Friday, 24 April 2015

Human Migrations

Humans have been migrating, I suspect, since the dawn of time. There have been many reasons for it I suspect, starting with the need to move when a familiar area can no longer support the tribe, clan, family and going all the way up to conflict and the need to escape. Individually the reasons can range from the desire to find a sexual/breeding partner to the desire for wealth and power. Then there are those who can see no hope of leading a life of hope or fulfilment in the place of their birth, and need to move to find employment even of the most basic once they reach adulthood. And when even that is denied them through war, discrimination, crime and corruption or lack of any viable opportunity, they are forced to take desperate measures.

This is where we see the sort of tragedy unfolding in the Mediterranean at present. As the latest death toll rises, we hear all the usual politicians wringing their hands and saying all the usual things about ‘addressing the problem at its roots’ but doing nothing.

Reading all the usual twaddle from politicians, ‘aid agencies’, UN officials (many from the countries that ARE the problem) and commentators on various news shows, one is struck, very forcibly, by the lack of any workable solution being proposed by any of them. The UN and various ‘humanitarian’ groups all want Europe to throw open its borders and let the hordes in. No checks, no restrictions - just take them in and presumably house, feed and clothe them. Our political leaders want to give more ‘aid’ or send ‘advisers’ and, of course, the Aid Agencies and NGOs all want more money so they can do more to ‘lift people out of poverty’. All very laudable, but none of it actually addresses the root of the problem - incompetent and utterly corrupt governments.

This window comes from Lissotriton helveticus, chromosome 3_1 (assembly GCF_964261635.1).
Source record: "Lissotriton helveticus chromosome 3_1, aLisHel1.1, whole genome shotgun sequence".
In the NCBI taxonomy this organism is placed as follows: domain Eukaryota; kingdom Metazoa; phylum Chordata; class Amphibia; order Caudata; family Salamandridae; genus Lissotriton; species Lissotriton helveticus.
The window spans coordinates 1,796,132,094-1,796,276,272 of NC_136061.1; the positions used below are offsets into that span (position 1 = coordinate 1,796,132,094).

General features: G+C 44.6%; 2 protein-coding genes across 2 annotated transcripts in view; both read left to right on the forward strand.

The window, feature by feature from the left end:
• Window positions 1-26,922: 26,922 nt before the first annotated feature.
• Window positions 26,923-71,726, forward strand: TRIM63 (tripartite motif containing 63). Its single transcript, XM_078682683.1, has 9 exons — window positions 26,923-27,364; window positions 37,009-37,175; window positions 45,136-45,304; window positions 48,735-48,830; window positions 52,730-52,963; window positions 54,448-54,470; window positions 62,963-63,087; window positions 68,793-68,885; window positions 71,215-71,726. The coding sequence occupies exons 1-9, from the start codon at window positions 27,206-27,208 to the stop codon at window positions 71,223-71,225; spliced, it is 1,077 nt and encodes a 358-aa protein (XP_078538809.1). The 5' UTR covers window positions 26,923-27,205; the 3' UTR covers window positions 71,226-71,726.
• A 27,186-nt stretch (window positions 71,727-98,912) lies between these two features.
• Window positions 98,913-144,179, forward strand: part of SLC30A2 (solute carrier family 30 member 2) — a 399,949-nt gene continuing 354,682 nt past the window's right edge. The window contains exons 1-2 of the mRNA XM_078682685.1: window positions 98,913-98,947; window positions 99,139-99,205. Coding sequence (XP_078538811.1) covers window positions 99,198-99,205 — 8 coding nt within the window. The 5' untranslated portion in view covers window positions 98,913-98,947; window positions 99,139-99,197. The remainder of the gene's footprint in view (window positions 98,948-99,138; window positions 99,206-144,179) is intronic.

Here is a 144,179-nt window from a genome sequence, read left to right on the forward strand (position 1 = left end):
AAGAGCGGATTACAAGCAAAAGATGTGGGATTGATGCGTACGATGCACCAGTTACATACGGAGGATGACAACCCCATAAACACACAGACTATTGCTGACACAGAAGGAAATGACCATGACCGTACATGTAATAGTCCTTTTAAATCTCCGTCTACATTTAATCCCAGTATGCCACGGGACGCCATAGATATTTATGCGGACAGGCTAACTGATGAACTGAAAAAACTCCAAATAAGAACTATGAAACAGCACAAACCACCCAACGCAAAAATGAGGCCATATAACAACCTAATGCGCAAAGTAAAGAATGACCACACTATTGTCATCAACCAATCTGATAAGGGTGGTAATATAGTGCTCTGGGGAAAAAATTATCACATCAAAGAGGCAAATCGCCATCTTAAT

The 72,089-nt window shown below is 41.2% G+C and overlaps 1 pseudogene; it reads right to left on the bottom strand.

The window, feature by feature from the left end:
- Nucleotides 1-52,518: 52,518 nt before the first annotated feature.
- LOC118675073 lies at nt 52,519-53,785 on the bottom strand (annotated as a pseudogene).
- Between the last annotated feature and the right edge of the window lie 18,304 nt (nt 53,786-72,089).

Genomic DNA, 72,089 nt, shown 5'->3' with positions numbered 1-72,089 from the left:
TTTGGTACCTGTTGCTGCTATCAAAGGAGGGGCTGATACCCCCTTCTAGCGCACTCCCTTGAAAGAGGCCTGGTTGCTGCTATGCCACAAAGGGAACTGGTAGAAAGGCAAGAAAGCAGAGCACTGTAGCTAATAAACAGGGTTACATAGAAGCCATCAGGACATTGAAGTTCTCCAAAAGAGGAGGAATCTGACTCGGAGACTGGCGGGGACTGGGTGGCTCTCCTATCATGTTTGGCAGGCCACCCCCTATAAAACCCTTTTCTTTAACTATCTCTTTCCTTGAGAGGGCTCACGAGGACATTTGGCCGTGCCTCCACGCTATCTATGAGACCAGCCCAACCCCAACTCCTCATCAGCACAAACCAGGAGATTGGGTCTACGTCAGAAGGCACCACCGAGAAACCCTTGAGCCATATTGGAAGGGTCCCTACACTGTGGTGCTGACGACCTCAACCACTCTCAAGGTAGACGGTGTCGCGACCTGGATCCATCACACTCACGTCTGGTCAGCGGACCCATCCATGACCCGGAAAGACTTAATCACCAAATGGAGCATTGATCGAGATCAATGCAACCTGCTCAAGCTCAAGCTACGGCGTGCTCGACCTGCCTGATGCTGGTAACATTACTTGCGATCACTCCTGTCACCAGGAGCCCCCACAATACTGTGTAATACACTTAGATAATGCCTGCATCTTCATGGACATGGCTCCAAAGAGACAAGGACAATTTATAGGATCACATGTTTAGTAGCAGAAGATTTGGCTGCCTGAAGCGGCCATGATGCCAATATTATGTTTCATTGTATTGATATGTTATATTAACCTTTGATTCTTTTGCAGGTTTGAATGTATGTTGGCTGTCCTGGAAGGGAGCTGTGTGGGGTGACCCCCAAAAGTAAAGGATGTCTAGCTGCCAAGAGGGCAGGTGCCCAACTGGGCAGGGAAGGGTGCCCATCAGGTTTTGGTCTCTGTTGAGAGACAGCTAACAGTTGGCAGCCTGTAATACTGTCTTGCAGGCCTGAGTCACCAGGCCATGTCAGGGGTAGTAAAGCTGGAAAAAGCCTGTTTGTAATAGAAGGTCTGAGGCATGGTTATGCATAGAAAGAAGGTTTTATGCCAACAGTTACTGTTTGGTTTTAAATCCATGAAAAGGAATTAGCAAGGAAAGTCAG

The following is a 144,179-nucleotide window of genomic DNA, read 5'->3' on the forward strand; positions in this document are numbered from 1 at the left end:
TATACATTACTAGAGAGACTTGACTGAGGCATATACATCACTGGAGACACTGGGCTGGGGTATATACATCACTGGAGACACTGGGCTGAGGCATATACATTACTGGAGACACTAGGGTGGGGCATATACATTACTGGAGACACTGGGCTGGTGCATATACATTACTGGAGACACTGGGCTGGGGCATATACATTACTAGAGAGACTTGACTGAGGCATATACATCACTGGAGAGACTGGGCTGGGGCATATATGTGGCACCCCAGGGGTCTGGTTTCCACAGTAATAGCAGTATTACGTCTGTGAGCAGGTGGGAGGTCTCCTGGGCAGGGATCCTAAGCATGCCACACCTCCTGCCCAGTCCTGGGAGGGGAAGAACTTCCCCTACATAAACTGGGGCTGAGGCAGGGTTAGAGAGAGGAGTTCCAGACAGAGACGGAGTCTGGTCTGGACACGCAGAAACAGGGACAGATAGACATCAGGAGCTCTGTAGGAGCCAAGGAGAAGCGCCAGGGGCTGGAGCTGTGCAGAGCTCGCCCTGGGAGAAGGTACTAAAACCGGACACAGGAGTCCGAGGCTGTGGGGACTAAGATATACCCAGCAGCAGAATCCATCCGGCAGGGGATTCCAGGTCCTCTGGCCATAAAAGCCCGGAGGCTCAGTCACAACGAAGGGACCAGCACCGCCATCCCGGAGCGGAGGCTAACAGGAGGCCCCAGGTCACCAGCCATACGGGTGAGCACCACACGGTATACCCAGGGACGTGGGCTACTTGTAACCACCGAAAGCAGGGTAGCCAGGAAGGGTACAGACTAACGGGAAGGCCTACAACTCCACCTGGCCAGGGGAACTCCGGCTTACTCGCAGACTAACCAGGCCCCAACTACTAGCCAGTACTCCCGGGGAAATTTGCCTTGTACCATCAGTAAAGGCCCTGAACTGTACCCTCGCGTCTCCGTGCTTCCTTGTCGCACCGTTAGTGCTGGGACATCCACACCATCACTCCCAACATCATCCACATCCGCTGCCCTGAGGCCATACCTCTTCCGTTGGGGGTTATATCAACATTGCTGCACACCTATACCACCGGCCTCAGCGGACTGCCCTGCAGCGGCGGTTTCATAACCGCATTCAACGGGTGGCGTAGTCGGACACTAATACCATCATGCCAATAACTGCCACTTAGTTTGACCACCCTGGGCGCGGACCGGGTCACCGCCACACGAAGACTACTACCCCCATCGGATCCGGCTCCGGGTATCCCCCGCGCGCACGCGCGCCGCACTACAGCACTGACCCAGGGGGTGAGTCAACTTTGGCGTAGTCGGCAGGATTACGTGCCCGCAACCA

In our haste to ‘de-colonise’ Africa in particular, we overlooked something rather important. Very few of the new ‘nations’ we left south of the Sahara had any ‘tradition’ of settled civilisation prior to colonisation, and even fewer were actually homogenous peoples. Most included more than one tribal group, and most of those tribes were traditional enemies who preyed on each other until forced to stop by the colonial power. The Mashona were happily enslaving all their neighbours and selling them to Arab slave traders at Mombasa and Dar Es Salaam right up until the British - at the behest of none other than Cecil John Rhodes (whose statue has just been attacked and now removed from the campus at University of Cape Town) sent in the Army to put a stop to it in 1898. That’s right, 1898! Robert Mugabe, take note.